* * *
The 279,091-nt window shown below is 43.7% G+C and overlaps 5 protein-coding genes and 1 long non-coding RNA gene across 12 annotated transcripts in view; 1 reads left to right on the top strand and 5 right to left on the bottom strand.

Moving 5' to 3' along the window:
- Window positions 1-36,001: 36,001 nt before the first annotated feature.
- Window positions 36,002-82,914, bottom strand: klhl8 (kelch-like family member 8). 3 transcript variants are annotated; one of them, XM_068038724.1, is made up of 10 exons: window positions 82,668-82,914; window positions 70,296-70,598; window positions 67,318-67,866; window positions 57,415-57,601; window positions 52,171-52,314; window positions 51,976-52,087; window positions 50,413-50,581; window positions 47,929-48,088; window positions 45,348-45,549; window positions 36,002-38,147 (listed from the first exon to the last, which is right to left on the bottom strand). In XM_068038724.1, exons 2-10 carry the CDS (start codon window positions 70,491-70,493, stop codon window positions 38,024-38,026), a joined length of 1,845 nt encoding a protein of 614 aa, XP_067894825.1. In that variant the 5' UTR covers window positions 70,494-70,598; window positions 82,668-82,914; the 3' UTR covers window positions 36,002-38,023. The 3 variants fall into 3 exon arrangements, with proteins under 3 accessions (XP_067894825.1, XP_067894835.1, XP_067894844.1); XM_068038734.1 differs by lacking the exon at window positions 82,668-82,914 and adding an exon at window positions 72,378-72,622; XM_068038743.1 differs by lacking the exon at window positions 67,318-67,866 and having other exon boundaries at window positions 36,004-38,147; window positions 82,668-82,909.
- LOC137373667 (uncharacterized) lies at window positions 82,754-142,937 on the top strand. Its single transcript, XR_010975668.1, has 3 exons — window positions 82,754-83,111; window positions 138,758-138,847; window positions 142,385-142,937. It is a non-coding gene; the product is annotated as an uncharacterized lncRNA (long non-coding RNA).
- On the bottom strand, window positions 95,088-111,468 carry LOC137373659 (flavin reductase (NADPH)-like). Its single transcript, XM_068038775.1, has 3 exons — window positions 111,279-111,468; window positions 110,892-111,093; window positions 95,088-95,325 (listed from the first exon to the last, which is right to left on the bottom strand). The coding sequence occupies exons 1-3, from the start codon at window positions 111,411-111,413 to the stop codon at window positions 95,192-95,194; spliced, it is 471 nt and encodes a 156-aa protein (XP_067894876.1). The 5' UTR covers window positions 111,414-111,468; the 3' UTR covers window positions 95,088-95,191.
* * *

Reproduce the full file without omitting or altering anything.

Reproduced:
The 279,091-nt window shown below is 43.7% G+C and overlaps 5 protein-coding genes and 1 long non-coding RNA gene across 12 annotated transcripts in view; 1 reads left to right on the top strand and 5 right to left on the bottom strand.

Moving 5' to 3' along the window:
- Window positions 1-36,001: 36,001 nt before the first annotated feature.
- Window positions 36,002-82,914, bottom strand: klhl8 (kelch-like family member 8). 3 transcript variants are annotated; one of them, XM_068038724.1, is made up of 10 exons: window positions 82,668-82,914; window positions 70,296-70,598; window positions 67,318-67,866; window positions 57,415-57,601; window positions 52,171-52,314; window positions 51,976-52,087; window positions 50,413-50,581; window positions 47,929-48,088; window positions 45,348-45,549; window positions 36,002-38,147 (listed from the first exon to the last, which is right to left on the bottom strand). In XM_068038724.1, exons 2-10 carry the CDS (start codon window positions 70,491-70,493, stop codon window positions 38,024-38,026), a joined length of 1,845 nt encoding a protein of 614 aa, XP_067894825.1. In that variant the 5' UTR covers window positions 70,494-70,598; window positions 82,668-82,914; the 3' UTR covers window positions 36,002-38,023. The 3 variants fall into 3 exon arrangements, with proteins under 3 accessions (XP_067894825.1, XP_067894835.1, XP_067894844.1); XM_068038734.1 differs by lacking the exon at window positions 82,668-82,914 and adding an exon at window positions 72,378-72,622; XM_068038743.1 differs by lacking the exon at window positions 67,318-67,866 and having other exon boundaries at window positions 36,004-38,147; window positions 82,668-82,909.
- LOC137373667 (uncharacterized) lies at window positions 82,754-142,937 on the top strand. Its single transcript, XR_010975668.1, has 3 exons — window positions 82,754-83,111; window positions 138,758-138,847; window positions 142,385-142,937. It is a non-coding gene; the product is annotated as an uncharacterized lncRNA (long non-coding RNA).
- On the bottom strand, window positions 95,088-111,468 carry LOC137373659 (flavin reductase (NADPH)-like). Its single transcript, XM_068038775.1, has 3 exons — window positions 111,279-111,468; window positions 110,892-111,093; window positions 95,088-95,325 (listed from the first exon to the last, which is right to left on the bottom strand). The coding sequence occupies exons 1-3, from the start codon at window positions 111,411-111,413 to the stop codon at window positions 95,192-95,194; spliced, it is 471 nt and encodes a 156-aa protein (XP_067894876.1). The 5' UTR covers window positions 111,414-111,468; the 3' UTR covers window positions 95,088-95,191.